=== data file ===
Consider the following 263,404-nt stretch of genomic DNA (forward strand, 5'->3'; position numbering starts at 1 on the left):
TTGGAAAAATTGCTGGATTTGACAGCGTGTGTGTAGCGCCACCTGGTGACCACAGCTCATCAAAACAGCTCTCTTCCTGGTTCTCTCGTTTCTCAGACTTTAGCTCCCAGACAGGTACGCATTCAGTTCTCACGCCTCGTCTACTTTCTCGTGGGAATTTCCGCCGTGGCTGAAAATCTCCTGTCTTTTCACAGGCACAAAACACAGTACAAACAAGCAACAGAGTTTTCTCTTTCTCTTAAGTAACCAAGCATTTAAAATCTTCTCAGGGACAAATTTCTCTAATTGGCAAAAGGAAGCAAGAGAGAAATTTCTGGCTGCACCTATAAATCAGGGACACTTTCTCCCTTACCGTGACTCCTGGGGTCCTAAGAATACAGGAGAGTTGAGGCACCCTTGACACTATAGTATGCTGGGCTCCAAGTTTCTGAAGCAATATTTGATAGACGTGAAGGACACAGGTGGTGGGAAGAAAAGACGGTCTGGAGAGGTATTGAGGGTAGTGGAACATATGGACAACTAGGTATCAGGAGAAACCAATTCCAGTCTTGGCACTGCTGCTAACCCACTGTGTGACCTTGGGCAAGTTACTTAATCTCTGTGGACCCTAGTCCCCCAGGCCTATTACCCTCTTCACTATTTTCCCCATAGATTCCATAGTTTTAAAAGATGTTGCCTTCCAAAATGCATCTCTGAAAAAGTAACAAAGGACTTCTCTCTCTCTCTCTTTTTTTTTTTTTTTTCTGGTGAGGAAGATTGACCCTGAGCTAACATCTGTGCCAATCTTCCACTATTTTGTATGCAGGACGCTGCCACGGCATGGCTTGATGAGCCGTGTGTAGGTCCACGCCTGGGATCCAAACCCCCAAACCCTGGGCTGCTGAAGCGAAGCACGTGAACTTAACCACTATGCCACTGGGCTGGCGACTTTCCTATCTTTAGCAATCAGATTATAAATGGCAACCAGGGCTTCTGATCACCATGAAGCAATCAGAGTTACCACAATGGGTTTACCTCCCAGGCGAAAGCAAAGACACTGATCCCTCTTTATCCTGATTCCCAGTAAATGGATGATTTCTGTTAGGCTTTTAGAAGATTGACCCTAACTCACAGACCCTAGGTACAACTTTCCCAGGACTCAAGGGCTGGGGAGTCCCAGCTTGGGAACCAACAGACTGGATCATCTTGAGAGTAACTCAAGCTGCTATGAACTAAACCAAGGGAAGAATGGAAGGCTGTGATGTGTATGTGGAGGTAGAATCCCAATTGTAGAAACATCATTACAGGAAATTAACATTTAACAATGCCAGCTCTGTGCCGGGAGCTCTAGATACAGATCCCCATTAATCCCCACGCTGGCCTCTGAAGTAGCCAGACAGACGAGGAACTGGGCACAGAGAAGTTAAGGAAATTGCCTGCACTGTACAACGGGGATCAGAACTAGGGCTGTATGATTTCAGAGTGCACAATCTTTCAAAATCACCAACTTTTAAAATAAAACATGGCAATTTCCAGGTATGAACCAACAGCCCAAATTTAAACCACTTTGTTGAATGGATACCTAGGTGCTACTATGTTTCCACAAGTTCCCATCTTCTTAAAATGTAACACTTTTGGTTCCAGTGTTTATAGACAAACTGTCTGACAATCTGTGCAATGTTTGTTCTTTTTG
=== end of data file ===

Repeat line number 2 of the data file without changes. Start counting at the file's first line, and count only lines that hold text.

TTGGAAAAATTGCTGGATTTGACAGCGTGTGTGTAGCGCCACCTGGTGACCACAGCTCATCAAAACAGCTCTCTTCCTGGTTCTCTCGTTTCTCAGACTTTAGCTCCCAGACAGGTACGCATTCAGTTCTCACGCCTCGTCTACTTTCTCGTGGGAATTTCCGCCGTGGCTGAAAATCTCCTGTCTTTTCACAGGCACAAAACACAGTACAAACAAGCAACAGAGTTTTCTCTTTCTCTTAAGTAACCAAGCATTTAAAATCTTCTCAGGGACAAATTTCTCTAATTGGCAAAAGGAAGCAAGAGAGAAATTTCTGGCTGCACCTATAAATCAGGGACACTTTCTCCCTTACCGTGACTCCTGGGGTCCTAAGAATACAGGAGAGTTGAGGCACCCTTGACACTATAGTATGCTGGGCTCCAAGTTTCTGAAGCAATATTTGATAGACGTGAAGGACACAGGTGGTGGGAAGAAAAGACGGTCTGGAGAGGTATTGAGGGTAGTGGAACATATGGACAACTAGGTATCAGGAGAAACCAATTCCAGTCTTGGCACTGCTGCTAACCCACTGTGTGACCTTGGGCAAGTTACTTAATCTCTGTGGACCCTAGTCCCCCAGGCCTATTACCCTCTTCACTATTTTCCCCATAGATTCCATAGTTTTAAAAGATGTTGCCTTCCAAAATGCATCTCTGAAAAAGTAACAAAGGACTTCTCTCTCTCTCTCTTTTTTTTTTTTTTTTCTGGTGAGGAAGATTGACCCTGAGCTAACATCTGTGCCAATCTTCCACTATTTTGTATGCAGGACGCTGCCACGGCATGGCTTGATGAGCCGTGTGTAGGTCCACGCCTGGGATCCAAACCCCCAAACCCTGGGCTGCTGAAGCGAAGCACGTGAACTTAACCACTATGCCACTGGGCTGGCGACTTTCCTATCTTTAGCAATCAGATTATAAATGGCAACCAGGGCTTCTGATCACCATGAAGCAATCAGAGTTACCACAATGGGTTTACCTCCCAGGCGAAAGCAAAGACACTGATCCCTCTTTATCCTGATTCCCAGTAAATGGATGATTTCTGTTAGGCTTTTAGAAGATTGACCCTAACTCACAGACCCTAGGTACAACTTTCCCAGGACTCAAGGGCTGGGGAGTCCCAGCTTGGGAACCAACAGACTGGATCATCTTGAGAGTAACTCAAGCTGCTATGAACTAAACCAAGGGAAGAATGGAAGGCTGTGATGTGTATGTGGAGGTAGAATCCCAATTGTAGAAACATCATTACAGGAAATTAACATTTAACAATGCCAGCTCTGTGCCGGGAGCTCTAGATACAGATCCCCATTAATCCCCACGCTGGCCTCTGAAGTAGCCAGACAGACGAGGAACTGGGCACAGAGAAGTTAAGGAAATTGCCTGCACTGTACAACGGGGATCAGAACTAGGGCTGTATGATTTCAGAGTGCACAATCTTTCAAAATCACCAACTTTTAAAATAAAACATGGCAATTTCCAGGTATGAACCAACAGCCCAAATTTAAACCACTTTGTTGAATGGATACCTAGGTGCTACTATGTTTCCACAAGTTCCCATCTTCTTAAAATGTAACACTTTTGGTTCCAGTGTTTATAGACAAACTGTCTGACAATCTGTGCAATGTTTGTTCTTTTTG